Aside from the minor gripes I noted, the biggest concern for the PMA-A110 is it's somewhat steep price. But as my best friend's father used to say, "it's never been cheap to be hip and trendy". You're paying for stunning craftsmanship and exclusivity with this product. A limited production run adds curb appeal and also helps maintain it's value down the road if you decide to sell it. The closest competition to the PMA-A110 comes from Denon's sister company Marantz in the form of the PM-K1 Ruby (MSRP: $3,999) that offers a slight power advantage (100wpc @ 8ohms; 200wpc @ 4 ohms) and higher efficient Class D design, but with no built in DAC. NAD has their M33 Integrated amplifier (MSRP: $4,999) utilizing the SOTA PuriFi Class D amplifier topology (200wpc @ 8 0hms, 380wpc @ 4 ohms) and the slick touch screen interface with BuOS support, DIRAC room correction, balanced connections and preouts to connect a subwoofer. However, the $1,400 premium over the Denon PMA-A110 is quite a substantial price hike.


PMA-A110Spending the last few months with the Denon PMA-A110 integrated amp in my system proved to be a thoroughly enjoyable experience. The craftsmanship of this product is off the charts and most importantly, it has the internal guts to back it up. When using the PMA-A110, you'll find yourself thumbing through your old CD/SACD collection to rediscover the music. Its warm, non-fatiguing sonic signature and meaty punchy bass will either reveal the true capabilities of your speaker system or its flaws motivating you to upgrade. There is a reason why I revere this category of product. Simplicity of form and function combined with excellent performance is what two-channel high fidelity is all about. Potential buyers of the PMA-A110 will want to also pair it with the company's matching DCD-A110 SACD player. The pride of ownership of having a piece of Denon's 110th history makes this setup sought after by any Denon aficionado.  You don't just buy the PMA-A110 and dump it after a few years like most consumer electronics. This is a generational product that your budding audiophile kids will appreciate when they inherit one day. Highly recommended.

 Denon Corporation
MSRP: $3,599


About the author:
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Gene manages this organization, establishes relations with manufacturers and keeps Audioholics a well oiled machine. His goal is to educate about home theater and develop more standards in the industry to eliminate consumer confusion clouded by industry snake oil.

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Recent Forum Posts:

gene posts on July 15, 2021 03:43
lejack, post: 1493979, member: 4109
Gene. I like your site, and read it daily. It is true. You may not be old enough to remember Julian Hirsch's test reports in Stereo Review , but his tests were done under rigorous conditions,…continuous power, across the entire bandwidth, both channels operating at the same time, with the amp fully warmed up. Note that 0.0002%, was this limit of his test equipment, at the time–1981. I was not commenting upon the listening quality of the amp, simply, it's power/distortion envelope, which I don't believe has been improved upon. There were several other amps, from the same vintage, I could have used for reference.
I did read Stereoreview as a teen growing up and remember it fondly, especially Julian Hirsch. I would need to see the test conditions and how distortion was measured. The 80s era receivers were pretty bad actually. I had a Pioneer that was speced at .008% THD+N that sounded like shit compared to a good 2CH amp. Today's output devices are faster, and more robust so it's doubtful that the old AV receivers before 2000 era would measure as good or better than today's modern stuff.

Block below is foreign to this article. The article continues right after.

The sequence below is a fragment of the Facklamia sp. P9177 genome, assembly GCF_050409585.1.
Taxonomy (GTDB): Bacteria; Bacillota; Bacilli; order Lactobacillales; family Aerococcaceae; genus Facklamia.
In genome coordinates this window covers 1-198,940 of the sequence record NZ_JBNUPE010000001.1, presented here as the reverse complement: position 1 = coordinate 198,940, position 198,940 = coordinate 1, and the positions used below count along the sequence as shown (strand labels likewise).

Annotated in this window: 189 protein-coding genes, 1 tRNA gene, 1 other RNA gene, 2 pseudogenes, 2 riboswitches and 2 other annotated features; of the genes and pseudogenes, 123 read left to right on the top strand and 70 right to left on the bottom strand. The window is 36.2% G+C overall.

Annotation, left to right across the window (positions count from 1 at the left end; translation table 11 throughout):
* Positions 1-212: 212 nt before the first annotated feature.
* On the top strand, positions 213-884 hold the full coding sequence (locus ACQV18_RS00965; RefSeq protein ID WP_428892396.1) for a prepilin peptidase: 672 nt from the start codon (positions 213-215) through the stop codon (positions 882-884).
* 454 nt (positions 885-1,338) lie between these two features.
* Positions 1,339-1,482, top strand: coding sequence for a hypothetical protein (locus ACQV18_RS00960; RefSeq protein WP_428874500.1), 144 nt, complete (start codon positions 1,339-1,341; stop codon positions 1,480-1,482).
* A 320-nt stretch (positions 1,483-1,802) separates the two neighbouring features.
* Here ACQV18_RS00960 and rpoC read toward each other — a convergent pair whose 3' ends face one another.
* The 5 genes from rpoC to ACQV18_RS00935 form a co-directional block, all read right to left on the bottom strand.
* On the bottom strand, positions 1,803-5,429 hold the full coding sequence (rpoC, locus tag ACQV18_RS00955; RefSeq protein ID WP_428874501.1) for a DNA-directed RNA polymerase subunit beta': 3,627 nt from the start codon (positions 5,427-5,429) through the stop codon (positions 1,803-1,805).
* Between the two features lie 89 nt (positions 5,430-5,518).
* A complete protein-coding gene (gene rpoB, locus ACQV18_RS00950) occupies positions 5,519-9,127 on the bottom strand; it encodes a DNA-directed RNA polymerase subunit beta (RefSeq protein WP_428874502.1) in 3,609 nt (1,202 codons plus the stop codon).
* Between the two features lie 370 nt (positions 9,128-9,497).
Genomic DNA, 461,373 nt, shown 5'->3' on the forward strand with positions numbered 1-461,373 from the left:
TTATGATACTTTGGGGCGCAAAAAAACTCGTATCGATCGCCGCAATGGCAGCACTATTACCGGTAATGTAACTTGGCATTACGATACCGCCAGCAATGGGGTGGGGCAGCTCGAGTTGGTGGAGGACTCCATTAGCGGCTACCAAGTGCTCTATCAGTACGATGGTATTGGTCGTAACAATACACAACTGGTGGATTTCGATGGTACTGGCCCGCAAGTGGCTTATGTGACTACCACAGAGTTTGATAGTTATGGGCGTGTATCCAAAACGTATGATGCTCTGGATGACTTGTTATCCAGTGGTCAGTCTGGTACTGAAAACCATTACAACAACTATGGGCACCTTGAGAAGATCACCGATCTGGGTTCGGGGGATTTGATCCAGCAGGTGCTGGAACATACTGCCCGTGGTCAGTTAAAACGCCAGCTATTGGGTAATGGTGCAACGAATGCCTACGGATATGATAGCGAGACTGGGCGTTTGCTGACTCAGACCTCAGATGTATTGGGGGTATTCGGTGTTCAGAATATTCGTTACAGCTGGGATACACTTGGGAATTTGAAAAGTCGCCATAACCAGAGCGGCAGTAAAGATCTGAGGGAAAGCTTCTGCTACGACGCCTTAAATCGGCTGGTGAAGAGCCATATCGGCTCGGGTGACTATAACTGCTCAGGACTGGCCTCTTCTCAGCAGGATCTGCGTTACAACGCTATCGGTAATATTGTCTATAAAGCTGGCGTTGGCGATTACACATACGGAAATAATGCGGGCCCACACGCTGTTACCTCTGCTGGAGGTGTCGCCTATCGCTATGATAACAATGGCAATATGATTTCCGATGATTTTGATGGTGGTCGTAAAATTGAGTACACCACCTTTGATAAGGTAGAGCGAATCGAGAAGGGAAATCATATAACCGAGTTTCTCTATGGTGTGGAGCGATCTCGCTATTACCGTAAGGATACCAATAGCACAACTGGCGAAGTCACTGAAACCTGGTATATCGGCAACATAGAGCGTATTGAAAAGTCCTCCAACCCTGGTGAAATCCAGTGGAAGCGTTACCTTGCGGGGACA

gene posts on July 15, 2021 03:37
TLS Guy, post: 1493857, member: 29650
The problem is that most towers have smaller drivers now, and f3s in the 50 Hz range are common even for towers. I suspect designers are now assuming the use of subs is the rule rather than the exception. Three way speakers with larger bass drivers are now very much the exception and generally expensive. Denon should remedy this oversight, and it is an easy fix. Jumpers are the best, and cheapest solution.
Yea that is true about bass extension on most modern towers. I think they will release a new unit, since this is limited production, to address my concerns.
Trell posts on July 14, 2021 16:29
oupee, post: 1494000, member: 93516
It would be great if only those who heard it wrote here. But this is true of all products. Today, they are all experts.

PENG posts on July 14, 2021 16:28
lejack, post: 1493979, member: 4109
Gene. I like your site, and read it daily. It is true. You may not be old enough to remember Julian Hirsch's test reports in Stereo Review , but his tests were done under rigorous conditions,…continuous power, across the entire bandwidth, both channels operating at the same time, with the amp fully warmed up. Note that 0.0002%, was this limit of his test equipment, at the time–1981. I was not commenting upon the listening quality of the amp, simply, it's power/distortion envelope, which I don't believe has been improved upon. There were several other amps, from the same vintage, I could have used for reference.

I think in that review it was THD that was measured, not THD+N. If true then it is not an apple to apple comparison.

Gene is probably right, the Benchmark amp and some of the Hypex or Purifi based amps may be just as good or better in terms of those measurements.

I do agree with you that power output/distortion has not improved over time, I guess that's why many of us have been saying, class A, B and AB power amplifiers are products of matured technology and has been for a long time, at least in a general sense.

Review and Measurements of Benchmark AHB2 Amp | Audio Science Review (ASR) Forum

oupee posts on July 14, 2021 14:11
It would be great if only those who heard it wrote here. But this is true of all products. Today, they are all experts.